Can Design make offensive things acceptable?
As a branding and design practitioner for consumer brands, I have had the privilege to work on over 500 brands in the last one decade. My involvement or participation has mostly been in the packaging design solutions for such brands.
By the way, this article is not about my record or experience. It is about how some projects cause discomfort when dealing with the brand design objective, noticed especially within my team of project managers, creative & strategists.
There are many categories or consumer products which are difficult to handle in brand design because of the enormity of the size of the market for such products. Difficulty also arises when there are more generics and unbranded than the branded counterparts, and information on such SKU’s (former) is difficult to gather and analyze. India has vast small scale sector manufacturing consumer products which we all use knowingly or unknowingly and some of these companies have far more loyal customers than their superior branded counterparts.
Such discomfort is a macro issue and not my subject in this piece.
Another problem is the import of cheaper foreign made (substitutes) consumer products. They add to the grief because they sell phenomenally well without much or any marketing or branding design thought. They are successful in distribution and make availability (SCM strategy) almost look like a joke. You may not get branded products (advertised products) as readily as these products which are often available as replacements for your regular purchase products.
Such discomfort is still manageable for popular brands with Innovation & Design thinking.
Having set the background let’s see which micro issues and products can cause greater discomfort as a brand design practitioner (in places where position is that of a non user). There have been more than three occasions, in which I was involved, when we were briefed on brand design solutions requirement for sanitary pads. In India it is considered as a dark category (only to speak) because advertising is all over the place for sanitary napkins. But I feel for sure that it is a category where men generally lack both basic & critical knowledge (unless you are a brand manager or marketing manager or production manager at the R&D facility or the likes). As a brand design solutions provider there were couple of unavoidable problems which I noticed on my face.
- · First of all was the presentation of information for briefing or discussion purposes as a non user to the design team which included actual consumers of the product. While sharing information was a piece of the problem, the other bigger problem was sharing insights, making inferences and devising strategy,
- · Second was the demonstration of the new product and its key benefits (NPD) as non user & detailing the USP and differentiation as provided in the brief to a set of consumers,
- · Third was reviewing the design and the supporting logic of the designer who was a user.
Once the project was over I realized that the problems in our head were typical to some product categories. However, during the course of the project I did not find any designer (user or non user) being embarrassed or uncomfortable being present in the meeting room for briefing, discussions, development and reviews. I had my fears of course but they were all vanquished once we set the ball rolling and kept a single point focus – DESIGN Management.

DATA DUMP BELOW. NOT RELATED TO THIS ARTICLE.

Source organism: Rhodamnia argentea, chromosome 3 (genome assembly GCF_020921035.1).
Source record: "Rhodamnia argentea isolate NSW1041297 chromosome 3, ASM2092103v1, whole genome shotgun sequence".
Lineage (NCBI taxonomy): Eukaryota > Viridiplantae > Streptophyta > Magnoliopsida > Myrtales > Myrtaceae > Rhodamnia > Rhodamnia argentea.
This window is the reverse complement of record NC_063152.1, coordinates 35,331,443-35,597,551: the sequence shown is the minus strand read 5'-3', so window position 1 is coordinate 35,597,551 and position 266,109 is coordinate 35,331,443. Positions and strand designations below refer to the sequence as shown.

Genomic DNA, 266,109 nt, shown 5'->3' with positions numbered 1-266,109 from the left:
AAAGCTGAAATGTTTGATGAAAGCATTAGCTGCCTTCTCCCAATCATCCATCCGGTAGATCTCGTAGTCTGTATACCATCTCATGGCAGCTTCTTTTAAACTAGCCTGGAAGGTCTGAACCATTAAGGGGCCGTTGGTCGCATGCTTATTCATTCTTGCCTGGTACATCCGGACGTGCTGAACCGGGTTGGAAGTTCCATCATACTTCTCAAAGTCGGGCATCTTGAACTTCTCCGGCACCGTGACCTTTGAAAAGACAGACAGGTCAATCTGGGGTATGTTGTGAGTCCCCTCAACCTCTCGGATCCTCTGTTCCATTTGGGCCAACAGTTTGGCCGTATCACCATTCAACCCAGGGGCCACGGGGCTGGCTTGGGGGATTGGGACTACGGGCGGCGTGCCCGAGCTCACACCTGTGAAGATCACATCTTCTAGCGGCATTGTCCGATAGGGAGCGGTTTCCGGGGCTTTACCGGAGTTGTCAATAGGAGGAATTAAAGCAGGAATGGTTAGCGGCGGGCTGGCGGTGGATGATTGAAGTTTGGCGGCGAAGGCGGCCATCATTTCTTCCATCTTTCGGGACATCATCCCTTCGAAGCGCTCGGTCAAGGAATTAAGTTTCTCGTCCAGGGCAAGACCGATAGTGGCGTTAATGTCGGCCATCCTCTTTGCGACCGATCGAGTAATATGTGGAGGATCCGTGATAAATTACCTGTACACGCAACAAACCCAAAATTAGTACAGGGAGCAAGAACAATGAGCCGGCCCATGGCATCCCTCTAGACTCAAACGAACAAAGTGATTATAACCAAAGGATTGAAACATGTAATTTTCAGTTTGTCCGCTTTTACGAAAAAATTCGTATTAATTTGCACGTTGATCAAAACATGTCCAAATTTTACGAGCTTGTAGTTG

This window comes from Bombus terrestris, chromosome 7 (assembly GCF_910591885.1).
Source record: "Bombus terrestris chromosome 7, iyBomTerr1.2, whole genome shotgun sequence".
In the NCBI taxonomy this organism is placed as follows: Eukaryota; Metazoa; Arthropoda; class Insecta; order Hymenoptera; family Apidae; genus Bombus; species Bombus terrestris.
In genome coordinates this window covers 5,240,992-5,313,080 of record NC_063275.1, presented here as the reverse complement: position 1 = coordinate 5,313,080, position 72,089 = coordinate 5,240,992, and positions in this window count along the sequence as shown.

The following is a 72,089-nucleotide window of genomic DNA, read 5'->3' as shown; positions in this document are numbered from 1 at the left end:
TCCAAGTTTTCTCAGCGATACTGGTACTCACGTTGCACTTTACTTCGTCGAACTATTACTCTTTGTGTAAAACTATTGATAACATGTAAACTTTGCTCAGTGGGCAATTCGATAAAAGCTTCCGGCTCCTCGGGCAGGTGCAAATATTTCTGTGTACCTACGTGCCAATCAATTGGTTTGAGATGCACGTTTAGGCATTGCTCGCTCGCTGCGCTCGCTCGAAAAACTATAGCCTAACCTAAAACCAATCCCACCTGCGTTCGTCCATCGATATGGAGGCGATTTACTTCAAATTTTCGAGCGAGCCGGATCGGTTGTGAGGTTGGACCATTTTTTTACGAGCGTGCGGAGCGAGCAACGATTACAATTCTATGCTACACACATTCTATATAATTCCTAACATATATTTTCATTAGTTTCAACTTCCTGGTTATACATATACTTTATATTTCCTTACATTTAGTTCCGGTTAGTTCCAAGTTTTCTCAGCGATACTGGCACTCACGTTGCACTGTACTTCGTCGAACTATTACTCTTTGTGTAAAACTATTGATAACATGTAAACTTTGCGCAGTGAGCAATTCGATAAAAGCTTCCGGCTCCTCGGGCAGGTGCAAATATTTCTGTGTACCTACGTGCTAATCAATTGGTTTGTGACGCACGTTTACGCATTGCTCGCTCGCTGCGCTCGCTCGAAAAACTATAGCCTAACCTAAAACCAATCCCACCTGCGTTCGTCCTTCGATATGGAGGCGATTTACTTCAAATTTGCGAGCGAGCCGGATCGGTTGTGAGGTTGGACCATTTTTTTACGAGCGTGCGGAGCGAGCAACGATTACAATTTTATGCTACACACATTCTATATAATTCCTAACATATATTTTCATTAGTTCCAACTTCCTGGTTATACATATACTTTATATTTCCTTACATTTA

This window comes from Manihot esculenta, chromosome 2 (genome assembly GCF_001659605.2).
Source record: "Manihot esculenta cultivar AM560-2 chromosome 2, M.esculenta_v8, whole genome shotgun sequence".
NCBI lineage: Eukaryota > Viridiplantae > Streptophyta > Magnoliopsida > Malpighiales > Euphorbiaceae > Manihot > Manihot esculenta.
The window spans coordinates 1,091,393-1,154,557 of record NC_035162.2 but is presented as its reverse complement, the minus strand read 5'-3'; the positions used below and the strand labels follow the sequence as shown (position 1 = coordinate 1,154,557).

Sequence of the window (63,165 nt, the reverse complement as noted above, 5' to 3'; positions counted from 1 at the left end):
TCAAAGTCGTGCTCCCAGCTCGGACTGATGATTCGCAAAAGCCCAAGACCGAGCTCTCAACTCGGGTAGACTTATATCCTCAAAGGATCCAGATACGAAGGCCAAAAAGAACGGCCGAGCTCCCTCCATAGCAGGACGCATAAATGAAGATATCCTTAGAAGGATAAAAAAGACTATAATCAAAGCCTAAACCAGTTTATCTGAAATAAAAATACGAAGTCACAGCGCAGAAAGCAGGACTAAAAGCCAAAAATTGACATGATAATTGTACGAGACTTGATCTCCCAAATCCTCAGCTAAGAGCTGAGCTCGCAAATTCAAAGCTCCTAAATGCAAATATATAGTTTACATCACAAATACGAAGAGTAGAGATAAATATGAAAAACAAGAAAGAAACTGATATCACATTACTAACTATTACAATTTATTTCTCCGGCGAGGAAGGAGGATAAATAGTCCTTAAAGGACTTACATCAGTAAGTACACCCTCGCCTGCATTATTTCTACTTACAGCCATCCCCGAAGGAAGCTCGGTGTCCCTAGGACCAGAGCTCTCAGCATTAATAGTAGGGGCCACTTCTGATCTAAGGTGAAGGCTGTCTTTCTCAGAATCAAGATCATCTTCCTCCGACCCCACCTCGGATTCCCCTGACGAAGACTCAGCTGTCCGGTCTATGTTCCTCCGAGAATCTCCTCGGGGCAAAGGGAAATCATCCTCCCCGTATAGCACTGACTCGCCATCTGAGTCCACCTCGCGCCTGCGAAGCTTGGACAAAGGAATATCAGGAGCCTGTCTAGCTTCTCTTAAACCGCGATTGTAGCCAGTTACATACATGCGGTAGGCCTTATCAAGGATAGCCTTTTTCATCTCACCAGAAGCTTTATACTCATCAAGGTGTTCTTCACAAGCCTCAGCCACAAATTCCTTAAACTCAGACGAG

I think the credit goes to DESIGN MANAGEMENT THINKING rather than individual notions, stance or linkages, approach or attempt. During the entire project we were always thinking of ‘what difference are we going to bring about in the lives of the millions of customers and how they are going to benefit from what we did for them’. Everybody had put on the attitude of doing it for someone, and ignoring their own dilemmas.
Recently we were commissioned a project on brand design for a male contraceptive (condoms) brand. Having felt the discomfort in my team on earlier occasions, I was wondering how my team (uesers and non users) would handle this more overt category where brand design is driven by erotic and provocative visuals (especially in India).
Three major discomforts were noticed in my team
- How to open the screen or webpage of sexually erotic pictures of models and couples (termed pornographic) for situation analysis during office hours
- How to brief and discuss with the team on the existing trends and design vocabulary used by several brands having direct competition (internationally the design vocabulary is very different, almost perpendicular)
- How to review the new design that was developed and explaining why someone had used a particular style/pose/gesture/body/ body language or something like that
My team dealt with the situation very boldly and did not let the nature of the project disturb the rhythm of the job. Everyone took the task at hand in a very mature way and again something was like déjà vu – we are doing it for someone outside our space hoping that the end customer will like it and accept the brand design. The spirit in the design wing was more upbeat and humorous rather than embarrassing and one of guilt. The team was so indifferent yet involved that for few moments porn had become a perspective of life, a way of good life, performance oriented and not taboo. Many a times it was difficult to say when a person was watching porn literally or doing homework for brand design. Hilarious isn’t it.
One lesson I learnt from these few experiences is that DESIGN has the power to overcome all inhibitions or can lend the power to mitigate all inhibitions. It is not always about good looks in design; it is about what is behind the DESIGN, the motive, the essence and the spirit of the creator and the user thereafter.
DESIGN makes you forget who you are and why are you there. It only makes you feel, Oh God what wonder have I done.